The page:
My doctor seldom seems to actually listen to what I have to say, and I have been required to see him frequently since the injury occurred. He seems uninterested in deviating from his old-fashioned, slow approach to treating a herniated disc, which probably wouldn’t be so terrible if he would listen to me. In essence, it feels hard to heal when everything is my doctor’s will. Let’s misdiagnose. Let’s lecture on the perils of opiates. Let’s make multiple mistakes on paperwork. Let’s push a form of treatment that causes me more pain. Let’s ignore the expanding symptoms and paramedical recommendations for surgery until you decide surgery is warranted. I can’t just change doctors. I need my doctor to access pain medications, diagnostic imaging, and a surgical consult, but he isn’t making the healing process any easier.

Even in the process of grieving the repercussions of this injury, I feel the truth of this quote. I’ve lost a goal I had worked hard for two years to achieve. Four years of hard work and strength gains is being obliterated, and I know that getting back to where I was will take time and more hard work. It wasn’t an easy decision to go on medical leave, even though it was the correct decision, and that grief is still tender, knowing how much I have already missed out on. Any goals or expectations I might have had for this year have had to be discarded or held lightly, tentatively. Want to have an actual holiday this year? That depends on my ability to sit long enough for travel or potential surgery date. Want to compete in powerlifting this year? Not gonna happen! My daughter wants to make a trip to Ikea. The vacation wrenches apply to that Ikea trip, too. I am a planner. I like to know where I am going and when. I like to make my lists and cross them off. It’s hard to do that when so much uncertainty has invaded my world. Does that make sense to anyone else? Can they understand what I’m feeling about my losses? Grief is different for everyone. As a society, we don’t always know how to handle someone else’s grief, especially when the grief is not associated with death.

I don’t know where else I was going with this, but I hope I’ve made my point. Whatever that was! I did say that today has been a bad day for me…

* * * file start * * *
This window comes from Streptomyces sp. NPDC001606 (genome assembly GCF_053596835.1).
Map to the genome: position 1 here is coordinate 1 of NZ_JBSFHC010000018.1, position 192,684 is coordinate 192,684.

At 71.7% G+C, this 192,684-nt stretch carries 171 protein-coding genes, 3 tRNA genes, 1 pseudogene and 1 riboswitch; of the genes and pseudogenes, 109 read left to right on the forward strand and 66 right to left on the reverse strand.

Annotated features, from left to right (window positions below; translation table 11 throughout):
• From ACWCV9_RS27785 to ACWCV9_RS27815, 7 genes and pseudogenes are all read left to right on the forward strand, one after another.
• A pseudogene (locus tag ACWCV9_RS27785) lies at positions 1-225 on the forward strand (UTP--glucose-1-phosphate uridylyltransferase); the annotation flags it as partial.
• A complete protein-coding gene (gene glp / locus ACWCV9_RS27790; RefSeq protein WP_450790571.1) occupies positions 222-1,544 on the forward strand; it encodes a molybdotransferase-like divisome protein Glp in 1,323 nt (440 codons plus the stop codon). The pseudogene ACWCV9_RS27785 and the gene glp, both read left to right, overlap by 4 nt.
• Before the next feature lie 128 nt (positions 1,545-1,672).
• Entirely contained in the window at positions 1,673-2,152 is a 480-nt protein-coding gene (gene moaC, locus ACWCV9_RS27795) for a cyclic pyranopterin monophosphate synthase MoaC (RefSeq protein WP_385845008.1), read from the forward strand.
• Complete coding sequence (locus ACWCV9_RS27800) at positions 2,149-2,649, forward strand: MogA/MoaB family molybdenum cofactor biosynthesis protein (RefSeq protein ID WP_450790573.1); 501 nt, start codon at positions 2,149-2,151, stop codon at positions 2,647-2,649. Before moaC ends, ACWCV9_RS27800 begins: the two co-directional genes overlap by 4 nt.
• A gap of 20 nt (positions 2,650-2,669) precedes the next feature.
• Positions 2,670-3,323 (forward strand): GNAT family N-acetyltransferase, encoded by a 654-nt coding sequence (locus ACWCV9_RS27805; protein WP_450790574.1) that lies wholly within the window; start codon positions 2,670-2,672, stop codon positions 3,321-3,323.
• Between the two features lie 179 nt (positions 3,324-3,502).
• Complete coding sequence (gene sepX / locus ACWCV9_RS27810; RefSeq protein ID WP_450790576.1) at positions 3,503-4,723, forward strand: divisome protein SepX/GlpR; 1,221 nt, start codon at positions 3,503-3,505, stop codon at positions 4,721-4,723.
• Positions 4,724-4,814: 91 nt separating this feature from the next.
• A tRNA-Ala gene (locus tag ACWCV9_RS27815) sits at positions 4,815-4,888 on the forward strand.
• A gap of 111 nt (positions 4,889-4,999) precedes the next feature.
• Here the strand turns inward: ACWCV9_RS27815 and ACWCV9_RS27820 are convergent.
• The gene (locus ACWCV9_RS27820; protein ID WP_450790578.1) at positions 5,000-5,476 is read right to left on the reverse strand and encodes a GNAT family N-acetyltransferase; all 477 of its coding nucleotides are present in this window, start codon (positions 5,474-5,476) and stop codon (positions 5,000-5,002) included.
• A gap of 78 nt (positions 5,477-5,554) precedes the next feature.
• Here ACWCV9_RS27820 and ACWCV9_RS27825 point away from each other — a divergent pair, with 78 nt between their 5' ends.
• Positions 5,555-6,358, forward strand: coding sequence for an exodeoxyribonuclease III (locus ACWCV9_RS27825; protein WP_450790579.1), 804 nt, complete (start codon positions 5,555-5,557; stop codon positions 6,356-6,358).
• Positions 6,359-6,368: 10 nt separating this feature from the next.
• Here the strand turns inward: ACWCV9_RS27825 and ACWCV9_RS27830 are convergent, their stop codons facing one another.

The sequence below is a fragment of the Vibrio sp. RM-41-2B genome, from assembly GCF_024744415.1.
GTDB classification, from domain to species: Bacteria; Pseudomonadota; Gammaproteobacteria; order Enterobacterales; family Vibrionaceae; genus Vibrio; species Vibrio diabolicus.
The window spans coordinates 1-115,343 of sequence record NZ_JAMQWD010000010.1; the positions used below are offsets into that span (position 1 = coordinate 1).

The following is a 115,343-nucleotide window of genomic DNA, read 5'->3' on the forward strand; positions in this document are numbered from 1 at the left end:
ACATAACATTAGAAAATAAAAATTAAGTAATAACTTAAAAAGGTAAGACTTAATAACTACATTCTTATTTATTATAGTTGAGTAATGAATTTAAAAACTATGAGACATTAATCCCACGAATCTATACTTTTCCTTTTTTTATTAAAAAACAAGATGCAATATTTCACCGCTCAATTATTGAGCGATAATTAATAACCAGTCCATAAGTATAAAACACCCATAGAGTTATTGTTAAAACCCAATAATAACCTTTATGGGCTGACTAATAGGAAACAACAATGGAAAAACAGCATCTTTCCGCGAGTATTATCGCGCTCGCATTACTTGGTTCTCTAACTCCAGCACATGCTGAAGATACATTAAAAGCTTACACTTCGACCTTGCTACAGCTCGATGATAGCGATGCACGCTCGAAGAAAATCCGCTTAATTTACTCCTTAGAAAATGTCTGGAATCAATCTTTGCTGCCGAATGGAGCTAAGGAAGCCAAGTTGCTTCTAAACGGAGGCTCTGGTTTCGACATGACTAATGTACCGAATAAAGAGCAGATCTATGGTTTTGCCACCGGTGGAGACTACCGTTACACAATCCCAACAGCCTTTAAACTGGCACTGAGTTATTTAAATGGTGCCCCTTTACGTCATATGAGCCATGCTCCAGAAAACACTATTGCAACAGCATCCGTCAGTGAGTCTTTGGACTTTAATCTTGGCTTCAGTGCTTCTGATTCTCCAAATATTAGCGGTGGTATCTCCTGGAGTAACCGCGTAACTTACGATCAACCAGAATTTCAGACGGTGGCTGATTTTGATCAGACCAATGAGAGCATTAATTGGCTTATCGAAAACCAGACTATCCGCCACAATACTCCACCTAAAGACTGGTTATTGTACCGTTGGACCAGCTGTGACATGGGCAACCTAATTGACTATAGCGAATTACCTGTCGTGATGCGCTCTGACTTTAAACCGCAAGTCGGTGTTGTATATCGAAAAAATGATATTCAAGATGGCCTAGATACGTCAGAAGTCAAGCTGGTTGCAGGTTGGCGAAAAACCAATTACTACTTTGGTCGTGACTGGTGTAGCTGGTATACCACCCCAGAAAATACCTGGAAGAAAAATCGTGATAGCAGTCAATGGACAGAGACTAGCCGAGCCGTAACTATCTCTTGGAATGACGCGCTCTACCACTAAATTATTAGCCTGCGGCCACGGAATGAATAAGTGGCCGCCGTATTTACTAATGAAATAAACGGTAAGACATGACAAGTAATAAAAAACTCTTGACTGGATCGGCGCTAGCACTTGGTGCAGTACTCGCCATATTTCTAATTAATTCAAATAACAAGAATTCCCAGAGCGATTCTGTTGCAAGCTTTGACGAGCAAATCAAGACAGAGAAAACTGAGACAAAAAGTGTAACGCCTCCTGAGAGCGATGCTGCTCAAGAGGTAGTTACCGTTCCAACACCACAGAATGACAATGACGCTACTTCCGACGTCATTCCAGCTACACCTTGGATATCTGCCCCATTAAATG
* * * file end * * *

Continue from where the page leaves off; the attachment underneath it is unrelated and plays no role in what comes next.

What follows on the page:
Know Yourself

“Who you were, who you are, and who you will be are three different people.”

~unknown

 

Two recent conversations have left me thinking about who I am in this season of injury. The first conversation was with my husband, and he made a comment about me still looking to find my own identity. The other conversation was with one of my best friends and was about parents wanting more for their kids, while the kids are generally satisfied by enough.

Since herniating my disc six months ago, I have often felt lost and adrift without purpose, usefulness, or potential. Of course, those feelings have never been completely true, and yet, I struggle with the pain and physical limitations I am forced to endure. My life has been turned upside-down and inside-out. The activities I used to enjoy doing, I cannot do. I am on medical leave from work, so I feel the loss of being a part of my work community, and I stress about the loss of income for months on end. After competing in nine competitions since 2014, this will be the first year without a competition. Some of my powerlifting goals were crushed into dust the moment I hurt my back last November…a bitter pill to swallow. Although I have all the time in the world at home while on leave, my ability to do things is still hampered. Housework can only be done in short bursts of time, because standing too long results in lots of pain. My housework abilities are also limited to what is safe for my back. I wash dishes, sweep the floors, tidy the bathroom, fold laundry, make dinner, do grocery shopping in small, manageable trips. The rest of my time is spent going to appointments, going to the gym to do safe exercises and rehab, going to Starbucks for coffee and to soak up a bit of connection with my co-workers, and varying my position between standing and reclining as frequently as necessary. It’s a boring life and frustrating. I feel like I should be doing more and living a real life, not this paper doll existence I am living. With the warmer weather, I want to be outside and active, much more active than my body will agree to, and I fear that I will miss out on spring and summer just as I missed out on winter.

My husband’s comment took me aback a little, because I was confused as to why he would think that I was still in need of an identity of my own. Didn’t I already do that? In my opinion, that’s what I had done between 2010 and 2017. I had hit the bottom and clawed my way back to the top. Hard work, determination, and the right people in my corner allowed me to feel comfortable in my own skin and to be sure of who I was. Through powerlifting, I discovered something within me that I could never have expected, and I loved being strong both physically and mentally. There is no doubt that I had grown substantially over the course of those years, and I learned to weather the storms and grow through them. Who else could I possibly be? What was missing?